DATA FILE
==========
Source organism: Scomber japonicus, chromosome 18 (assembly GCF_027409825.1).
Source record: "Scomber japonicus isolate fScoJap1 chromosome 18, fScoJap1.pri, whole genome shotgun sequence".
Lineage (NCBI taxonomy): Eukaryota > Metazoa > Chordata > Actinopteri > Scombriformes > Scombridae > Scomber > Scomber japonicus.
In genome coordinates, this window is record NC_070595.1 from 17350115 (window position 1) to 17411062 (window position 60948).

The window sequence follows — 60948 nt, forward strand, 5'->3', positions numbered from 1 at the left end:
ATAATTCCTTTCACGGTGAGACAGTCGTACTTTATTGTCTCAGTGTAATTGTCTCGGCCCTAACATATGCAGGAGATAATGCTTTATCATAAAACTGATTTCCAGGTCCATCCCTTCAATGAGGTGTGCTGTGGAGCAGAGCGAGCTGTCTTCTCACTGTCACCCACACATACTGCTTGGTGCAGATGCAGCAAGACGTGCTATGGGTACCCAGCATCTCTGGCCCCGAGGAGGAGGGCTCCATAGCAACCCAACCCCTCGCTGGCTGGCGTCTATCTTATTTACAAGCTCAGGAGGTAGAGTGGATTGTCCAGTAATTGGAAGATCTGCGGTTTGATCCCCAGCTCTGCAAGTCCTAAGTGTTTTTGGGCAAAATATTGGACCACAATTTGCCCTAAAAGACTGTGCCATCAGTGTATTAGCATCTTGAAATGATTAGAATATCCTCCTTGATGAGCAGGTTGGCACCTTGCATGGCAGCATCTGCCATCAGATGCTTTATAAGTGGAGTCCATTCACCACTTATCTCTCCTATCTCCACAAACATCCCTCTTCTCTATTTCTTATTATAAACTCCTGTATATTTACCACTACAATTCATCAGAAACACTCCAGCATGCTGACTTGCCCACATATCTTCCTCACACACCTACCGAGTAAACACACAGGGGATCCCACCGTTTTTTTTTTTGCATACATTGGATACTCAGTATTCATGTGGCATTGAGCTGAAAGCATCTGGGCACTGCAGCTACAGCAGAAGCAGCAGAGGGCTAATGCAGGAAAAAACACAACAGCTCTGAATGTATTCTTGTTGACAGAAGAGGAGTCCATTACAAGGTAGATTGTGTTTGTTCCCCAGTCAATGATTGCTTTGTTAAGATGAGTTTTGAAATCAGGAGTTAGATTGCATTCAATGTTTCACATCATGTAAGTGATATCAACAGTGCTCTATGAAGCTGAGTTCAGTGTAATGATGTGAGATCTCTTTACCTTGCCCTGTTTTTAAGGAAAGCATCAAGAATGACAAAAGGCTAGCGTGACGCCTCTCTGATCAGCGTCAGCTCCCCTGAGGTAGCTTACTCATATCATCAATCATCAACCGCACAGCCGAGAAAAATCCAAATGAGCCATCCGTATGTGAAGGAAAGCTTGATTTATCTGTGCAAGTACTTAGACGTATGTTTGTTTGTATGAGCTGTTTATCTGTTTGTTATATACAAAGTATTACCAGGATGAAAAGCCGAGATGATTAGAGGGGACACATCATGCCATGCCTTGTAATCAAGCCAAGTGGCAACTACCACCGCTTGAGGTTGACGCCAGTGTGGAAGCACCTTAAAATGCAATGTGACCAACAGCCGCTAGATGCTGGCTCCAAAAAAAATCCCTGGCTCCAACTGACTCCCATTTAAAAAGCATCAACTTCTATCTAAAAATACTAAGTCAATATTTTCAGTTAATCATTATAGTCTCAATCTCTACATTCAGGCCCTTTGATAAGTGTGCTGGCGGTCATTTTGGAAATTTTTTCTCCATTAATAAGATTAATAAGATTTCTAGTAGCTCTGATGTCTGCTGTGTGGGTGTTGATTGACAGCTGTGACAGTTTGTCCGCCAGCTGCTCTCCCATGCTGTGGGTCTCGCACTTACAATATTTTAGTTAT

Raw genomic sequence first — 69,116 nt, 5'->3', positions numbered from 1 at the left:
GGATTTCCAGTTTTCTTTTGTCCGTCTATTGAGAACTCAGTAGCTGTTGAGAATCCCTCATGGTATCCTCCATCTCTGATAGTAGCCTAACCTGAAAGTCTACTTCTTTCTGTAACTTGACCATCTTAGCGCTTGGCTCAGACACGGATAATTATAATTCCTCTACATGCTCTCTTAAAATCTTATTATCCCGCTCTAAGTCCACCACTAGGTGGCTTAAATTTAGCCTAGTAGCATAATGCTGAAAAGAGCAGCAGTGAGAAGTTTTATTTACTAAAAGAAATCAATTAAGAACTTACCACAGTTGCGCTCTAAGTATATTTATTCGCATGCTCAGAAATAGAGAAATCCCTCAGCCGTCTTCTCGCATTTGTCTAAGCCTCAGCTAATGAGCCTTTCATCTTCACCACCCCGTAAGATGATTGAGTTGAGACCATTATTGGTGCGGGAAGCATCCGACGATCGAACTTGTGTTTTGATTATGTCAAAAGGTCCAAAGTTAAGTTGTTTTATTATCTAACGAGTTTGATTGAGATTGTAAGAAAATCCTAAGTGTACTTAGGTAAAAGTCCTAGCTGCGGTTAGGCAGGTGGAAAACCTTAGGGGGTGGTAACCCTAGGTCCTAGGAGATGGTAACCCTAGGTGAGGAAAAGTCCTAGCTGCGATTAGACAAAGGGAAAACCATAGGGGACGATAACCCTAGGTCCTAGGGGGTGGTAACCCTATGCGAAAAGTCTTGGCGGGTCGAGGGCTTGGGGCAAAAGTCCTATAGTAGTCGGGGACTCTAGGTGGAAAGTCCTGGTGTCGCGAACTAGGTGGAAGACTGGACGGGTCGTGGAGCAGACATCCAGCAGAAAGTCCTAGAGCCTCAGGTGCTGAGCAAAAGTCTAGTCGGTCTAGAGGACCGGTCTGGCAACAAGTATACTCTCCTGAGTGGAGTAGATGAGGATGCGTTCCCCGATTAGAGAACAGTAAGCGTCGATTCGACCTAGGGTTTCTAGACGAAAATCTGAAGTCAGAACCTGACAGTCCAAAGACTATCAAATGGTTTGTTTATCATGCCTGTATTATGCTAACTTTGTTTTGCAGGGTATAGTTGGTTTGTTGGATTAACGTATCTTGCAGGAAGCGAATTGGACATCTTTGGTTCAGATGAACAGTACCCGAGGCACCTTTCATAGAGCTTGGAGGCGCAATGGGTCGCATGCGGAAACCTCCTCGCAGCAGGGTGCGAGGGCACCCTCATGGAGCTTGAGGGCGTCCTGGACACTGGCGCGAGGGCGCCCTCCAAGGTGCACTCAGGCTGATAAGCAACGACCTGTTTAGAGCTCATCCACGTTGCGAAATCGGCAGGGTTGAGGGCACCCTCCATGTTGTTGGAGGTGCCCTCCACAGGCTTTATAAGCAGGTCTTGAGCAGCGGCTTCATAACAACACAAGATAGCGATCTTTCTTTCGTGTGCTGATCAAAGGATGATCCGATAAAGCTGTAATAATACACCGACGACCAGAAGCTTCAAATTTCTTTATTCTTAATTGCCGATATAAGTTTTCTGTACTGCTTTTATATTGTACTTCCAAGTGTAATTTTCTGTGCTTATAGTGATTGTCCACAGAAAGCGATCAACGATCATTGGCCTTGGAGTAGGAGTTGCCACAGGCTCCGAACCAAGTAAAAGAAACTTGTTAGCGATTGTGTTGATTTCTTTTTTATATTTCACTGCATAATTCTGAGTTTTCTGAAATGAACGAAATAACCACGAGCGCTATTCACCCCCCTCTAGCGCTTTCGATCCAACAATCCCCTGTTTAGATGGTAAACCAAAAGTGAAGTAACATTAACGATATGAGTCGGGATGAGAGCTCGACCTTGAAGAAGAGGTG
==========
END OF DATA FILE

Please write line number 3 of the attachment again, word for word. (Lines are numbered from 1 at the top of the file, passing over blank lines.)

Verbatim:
Lineage (NCBI taxonomy): Eukaryota > Metazoa > Chordata > Actinopteri > Scombriformes > Scombridae > Scomber > Scomber japonicus.